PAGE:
3 Retailer Trends From INNOVATE 2011
Here's a look at 3 retailer trends I learned about about at INNOVATE 2011, the Retail Innovation and Marketing Conference sponsored by the National Retail Federation that took place earlier this month in San Francisco:
1. Assume your customer is a cross-channel shopper. Retailers must understand that cross-channel is here and they have to build their business processes around that fact. "The shopping process is a multichannel process for customers today, and, as a result, retailers need to communicate with them in an integrated way," said Van Baker, vice president and research director for retail and manufacturing advisory services at Gartner Inc. who spoke at a session that discussed disruptive business models poised to shape retail.
2. Don't just jump into f-commerce. More and more retailers — large and small — are opening up Facebook-only storefronts as a way to offer shoppers "anywhere e-commerce," or the ability to purchase merchandise wherever they happen to be online. Late last year, for example, J.C Penney broke new ground when it launched a fully integrated Facebook e-commerce application that allows customers to add products to their shopping carts, check out, specify shipping address, ship to store and pay with credit card directly through the retailer's Facebook page. That said, the buzz at INNOVATE was that opening a Facebook Store might not be the best use of retailers' time.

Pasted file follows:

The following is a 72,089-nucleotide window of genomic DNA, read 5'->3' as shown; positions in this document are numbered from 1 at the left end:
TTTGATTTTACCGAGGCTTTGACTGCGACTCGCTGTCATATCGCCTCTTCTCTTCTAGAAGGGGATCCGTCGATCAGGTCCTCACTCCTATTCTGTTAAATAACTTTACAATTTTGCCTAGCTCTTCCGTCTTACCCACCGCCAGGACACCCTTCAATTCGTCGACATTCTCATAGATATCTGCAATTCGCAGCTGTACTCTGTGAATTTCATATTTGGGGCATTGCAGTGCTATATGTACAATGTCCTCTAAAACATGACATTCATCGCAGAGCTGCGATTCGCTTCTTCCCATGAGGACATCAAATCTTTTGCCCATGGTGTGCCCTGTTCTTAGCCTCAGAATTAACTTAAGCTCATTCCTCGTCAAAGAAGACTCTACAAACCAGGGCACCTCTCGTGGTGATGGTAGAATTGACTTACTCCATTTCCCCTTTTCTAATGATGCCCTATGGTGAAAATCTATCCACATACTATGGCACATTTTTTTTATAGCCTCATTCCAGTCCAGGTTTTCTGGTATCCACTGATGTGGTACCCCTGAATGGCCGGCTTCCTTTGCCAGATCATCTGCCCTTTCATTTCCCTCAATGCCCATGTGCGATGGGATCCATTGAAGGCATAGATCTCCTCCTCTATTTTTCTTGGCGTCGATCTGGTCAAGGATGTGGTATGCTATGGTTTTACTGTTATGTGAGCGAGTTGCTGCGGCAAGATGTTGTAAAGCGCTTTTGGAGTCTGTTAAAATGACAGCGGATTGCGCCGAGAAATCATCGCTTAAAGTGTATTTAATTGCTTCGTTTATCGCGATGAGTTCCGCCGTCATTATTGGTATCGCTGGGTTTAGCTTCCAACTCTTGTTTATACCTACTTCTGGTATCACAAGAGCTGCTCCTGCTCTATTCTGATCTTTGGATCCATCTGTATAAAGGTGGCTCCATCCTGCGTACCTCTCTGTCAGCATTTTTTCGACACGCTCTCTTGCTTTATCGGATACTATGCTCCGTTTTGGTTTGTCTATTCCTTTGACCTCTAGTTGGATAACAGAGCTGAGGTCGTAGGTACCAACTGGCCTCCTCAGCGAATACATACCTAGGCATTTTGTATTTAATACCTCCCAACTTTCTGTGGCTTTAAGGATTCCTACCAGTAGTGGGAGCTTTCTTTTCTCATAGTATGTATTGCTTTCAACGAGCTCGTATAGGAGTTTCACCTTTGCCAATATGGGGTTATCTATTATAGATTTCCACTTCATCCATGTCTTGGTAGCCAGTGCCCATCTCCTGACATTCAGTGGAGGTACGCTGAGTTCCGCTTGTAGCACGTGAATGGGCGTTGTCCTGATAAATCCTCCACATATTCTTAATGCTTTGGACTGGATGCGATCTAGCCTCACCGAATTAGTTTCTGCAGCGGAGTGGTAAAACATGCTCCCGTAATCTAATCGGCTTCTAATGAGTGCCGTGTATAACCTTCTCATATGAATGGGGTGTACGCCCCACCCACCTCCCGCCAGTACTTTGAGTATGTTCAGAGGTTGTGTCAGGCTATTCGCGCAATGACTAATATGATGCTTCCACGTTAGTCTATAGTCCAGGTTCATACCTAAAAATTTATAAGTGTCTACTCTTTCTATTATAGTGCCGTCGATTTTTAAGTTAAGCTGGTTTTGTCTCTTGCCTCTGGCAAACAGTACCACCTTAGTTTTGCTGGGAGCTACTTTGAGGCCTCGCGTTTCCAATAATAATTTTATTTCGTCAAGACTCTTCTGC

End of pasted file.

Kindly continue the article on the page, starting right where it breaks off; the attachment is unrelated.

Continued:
"I've looked at the J.C. Penney Facebook store ... there's nothing special about it," said Gartner's Baker. "It looks just like J.C. Penney's website, but it's taking customers off of it and putting them on Facebook."
3. Experiment with sentiment analysis. One topic that came up several times at INNOVATE was sentiment analysis, a process that enables retailers to analyze consumers' online comments about their brands in an effort to gather consumer sentiment towards them.
Bill Bass, President of the Charming direct division of Charming Shoppes said he works with a company called Clarabridge which performs natural language queries to track online sentiments and ties this data back into Charming Shoppes' databases. "We overlay this data over our purchase data, so we can track how much more a customer who gives us a 10 is worth to us than a customer who gives us a three, and market to these groups appropriately."